World Amazing Stuff: Amazing footbridges around the world

Amazing footbridges around the world

The recent opening of the world's first peak-to-peak suspension bridge in Switzerland is yet another example of how footbridges, once simply built to provide passage over challenging obstacles are increasingly being designed with thrill seekers in mind.

Peak Walk - Switzerland
The world's first pedestrian suspension bridge to connect two mountain peaks opened on Glacier 3000 in Switzerland's Bernese Oberland in October 2014. The 107-meter (351 feet) bridge connects View Point peak with Scex Rouge peak. The bridge, which cost $2 million dollars to build, will stay open all year around

SkyBridge - Sochi, Russia
In Sochi, Russia, SkyBridge is the world's longest pedestrian bridge. It also has the world's highest swing and a 700-meter zip wire. The 439-meter-long bridge has two observation platforms, both offering spectacular views of the Black Sea

Trift Bridge - Gadmen, Switzerland
The mountaineering hut at the top of Tift Glacier was once reachable by foot. When the glacier started to shrink, the 170-meter-long Tift Bridge in Gadmen, Switzerland, became the only way to access the hut. This Swiss suspension bridge, which can only be accessed via a cable car, hangs above the Trift Glacier.

Hanging Bridge of Ghasa - Nepal
It's not just humans who use this bridge donkeys, cows and goats use it, as well. In fact, it was built specifically for animals, as a solution to the congestion caused by cattle being herded up and down Ghasa's narrow roads. Today, animals remain the biggest users of the Hanging Bridge of Ghasa, prodded along by the farmers who also use it to deliver produce to local families.

Taman Negara Bridge - Malaysia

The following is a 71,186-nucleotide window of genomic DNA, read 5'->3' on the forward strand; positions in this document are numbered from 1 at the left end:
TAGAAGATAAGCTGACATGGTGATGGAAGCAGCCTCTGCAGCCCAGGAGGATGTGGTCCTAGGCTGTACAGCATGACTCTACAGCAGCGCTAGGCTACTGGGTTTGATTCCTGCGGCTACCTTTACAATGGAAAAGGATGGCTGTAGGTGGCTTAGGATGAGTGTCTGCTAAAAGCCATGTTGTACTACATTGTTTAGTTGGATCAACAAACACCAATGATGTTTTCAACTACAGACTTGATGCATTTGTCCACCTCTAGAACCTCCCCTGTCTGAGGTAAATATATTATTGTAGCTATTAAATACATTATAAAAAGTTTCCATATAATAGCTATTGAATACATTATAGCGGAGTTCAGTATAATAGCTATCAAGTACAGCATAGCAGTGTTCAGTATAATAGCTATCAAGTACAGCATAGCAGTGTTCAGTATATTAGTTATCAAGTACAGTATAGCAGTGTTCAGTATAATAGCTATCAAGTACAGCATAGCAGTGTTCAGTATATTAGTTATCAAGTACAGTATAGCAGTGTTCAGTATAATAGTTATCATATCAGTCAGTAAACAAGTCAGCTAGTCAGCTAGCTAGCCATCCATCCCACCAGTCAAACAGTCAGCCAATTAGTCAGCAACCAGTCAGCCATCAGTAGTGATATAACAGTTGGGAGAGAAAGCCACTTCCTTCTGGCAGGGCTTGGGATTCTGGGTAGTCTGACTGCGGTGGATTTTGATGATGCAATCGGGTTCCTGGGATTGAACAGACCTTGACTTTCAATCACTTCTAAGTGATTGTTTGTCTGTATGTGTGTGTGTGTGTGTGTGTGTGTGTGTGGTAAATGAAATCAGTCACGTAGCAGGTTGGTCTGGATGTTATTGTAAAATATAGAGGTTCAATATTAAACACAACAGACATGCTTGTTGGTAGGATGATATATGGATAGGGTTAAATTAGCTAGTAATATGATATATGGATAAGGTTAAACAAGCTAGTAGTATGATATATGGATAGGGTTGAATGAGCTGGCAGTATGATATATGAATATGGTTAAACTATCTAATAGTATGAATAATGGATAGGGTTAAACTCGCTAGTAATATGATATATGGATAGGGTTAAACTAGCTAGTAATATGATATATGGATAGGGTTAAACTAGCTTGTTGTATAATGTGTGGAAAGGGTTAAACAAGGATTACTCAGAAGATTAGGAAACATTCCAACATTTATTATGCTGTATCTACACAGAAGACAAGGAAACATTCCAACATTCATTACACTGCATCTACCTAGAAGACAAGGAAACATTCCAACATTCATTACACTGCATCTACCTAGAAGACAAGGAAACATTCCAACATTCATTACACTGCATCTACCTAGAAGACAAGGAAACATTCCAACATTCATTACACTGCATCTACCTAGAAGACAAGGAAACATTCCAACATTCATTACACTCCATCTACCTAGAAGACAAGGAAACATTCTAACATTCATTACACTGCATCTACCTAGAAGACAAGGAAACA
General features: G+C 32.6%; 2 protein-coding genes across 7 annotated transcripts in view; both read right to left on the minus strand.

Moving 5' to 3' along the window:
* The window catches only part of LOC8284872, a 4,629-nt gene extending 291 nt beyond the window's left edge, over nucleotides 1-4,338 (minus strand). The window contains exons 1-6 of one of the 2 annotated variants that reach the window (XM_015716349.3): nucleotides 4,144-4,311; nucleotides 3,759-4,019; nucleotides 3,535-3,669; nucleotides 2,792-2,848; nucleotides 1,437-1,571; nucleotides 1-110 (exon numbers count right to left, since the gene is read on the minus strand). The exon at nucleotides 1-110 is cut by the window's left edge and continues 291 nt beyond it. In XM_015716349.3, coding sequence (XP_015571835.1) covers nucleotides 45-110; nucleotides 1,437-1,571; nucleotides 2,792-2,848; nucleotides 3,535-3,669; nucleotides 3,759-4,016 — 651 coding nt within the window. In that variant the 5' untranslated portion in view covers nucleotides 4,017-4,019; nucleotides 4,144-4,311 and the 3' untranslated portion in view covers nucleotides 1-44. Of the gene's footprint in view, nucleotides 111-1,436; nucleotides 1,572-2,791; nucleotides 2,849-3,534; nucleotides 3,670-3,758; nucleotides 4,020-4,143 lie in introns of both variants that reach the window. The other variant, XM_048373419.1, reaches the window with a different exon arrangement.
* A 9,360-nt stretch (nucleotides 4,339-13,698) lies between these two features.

Malaysia's longest suspension bridge, the Taman Negara National Park Bridge stretches 530 meters across the tops of the trees.

The Marienbrucke - Bavaria, Germany
Marienbrucke is located just a few meters from Bavaria's beautiful Neuschwanstein Castle and spans the Pollat Gorge. It was named after Marie of Prussia, wife of King Maximilian II and mother of King Ludwig II, who built the castle. There was already a wooden bridge spanning the gorge, but King Ludwig II wanted something more substantial from which to watch his castle's construction, so he replaced the wooden railings with iron ones.

Carrick-a-Rede Rope Bridge - Northern Ireland
This Carrick-a-Rede Rope Bridge was built so fishermen could cross the 30-meter-deep gorge to check their nets. It's become one of Northern Ireland's most popular tourist attractions.

Capilano Suspension Bridge - Vancouver
Capilano Suspension Bridge is Vancouver, Canada's, most popular attraction, welcoming 700,000-plus visitors a year. It hangs 70 meters above the Capilano River.

El Caminito Del Rey - Spain
One of many bridges on the El Caminito Del Rey (meaning "the king's little pathway"), this cliff-hugging path in Spain was built to provide workers at the hydroelectric power plants at Chorro Falls and Gaitanejo Falls with a way to cross between them. It quickly became a tourist attraction, although it's only recently reopened after major renovations. The entire walkway is just one meter wide and rises to over 100 meters (328 feet) above the river below.

Kokonoe "Yume" Bridge - Japan
Kokonoe "Yume" Grand Suspension Bridge in Oita, Japan, offers views of Shindonotaki falls. At 390-meters long, it's the world's longest pedestrian suspension bridge currently.